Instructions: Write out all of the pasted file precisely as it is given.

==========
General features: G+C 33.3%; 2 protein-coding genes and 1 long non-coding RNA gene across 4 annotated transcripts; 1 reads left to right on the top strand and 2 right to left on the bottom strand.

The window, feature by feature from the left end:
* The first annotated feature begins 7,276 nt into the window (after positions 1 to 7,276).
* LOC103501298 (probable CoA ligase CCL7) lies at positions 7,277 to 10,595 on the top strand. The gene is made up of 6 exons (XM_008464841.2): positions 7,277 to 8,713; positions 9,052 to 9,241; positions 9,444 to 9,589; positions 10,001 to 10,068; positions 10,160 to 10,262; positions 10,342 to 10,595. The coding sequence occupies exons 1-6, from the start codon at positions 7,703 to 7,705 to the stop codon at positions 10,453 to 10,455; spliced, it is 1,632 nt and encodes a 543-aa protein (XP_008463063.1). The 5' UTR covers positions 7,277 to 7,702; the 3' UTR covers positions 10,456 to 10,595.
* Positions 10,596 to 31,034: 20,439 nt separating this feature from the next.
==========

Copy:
General features: G+C 33.3%; 2 protein-coding genes and 1 long non-coding RNA gene across 4 annotated transcripts; 1 reads left to right on the top strand and 2 right to left on the bottom strand.

The window, feature by feature from the left end:
* The first annotated feature begins 7,276 nt into the window (after positions 1 to 7,276).
* LOC103501298 (probable CoA ligase CCL7) lies at positions 7,277 to 10,595 on the top strand. The gene is made up of 6 exons (XM_008464841.2): positions 7,277 to 8,713; positions 9,052 to 9,241; positions 9,444 to 9,589; positions 10,001 to 10,068; positions 10,160 to 10,262; positions 10,342 to 10,595. The coding sequence occupies exons 1-6, from the start codon at positions 7,703 to 7,705 to the stop codon at positions 10,453 to 10,455; spliced, it is 1,632 nt and encodes a 543-aa protein (XP_008463063.1). The 5' UTR covers positions 7,277 to 7,702; the 3' UTR covers positions 10,456 to 10,595.
* Positions 10,596 to 31,034: 20,439 nt separating this feature from the next.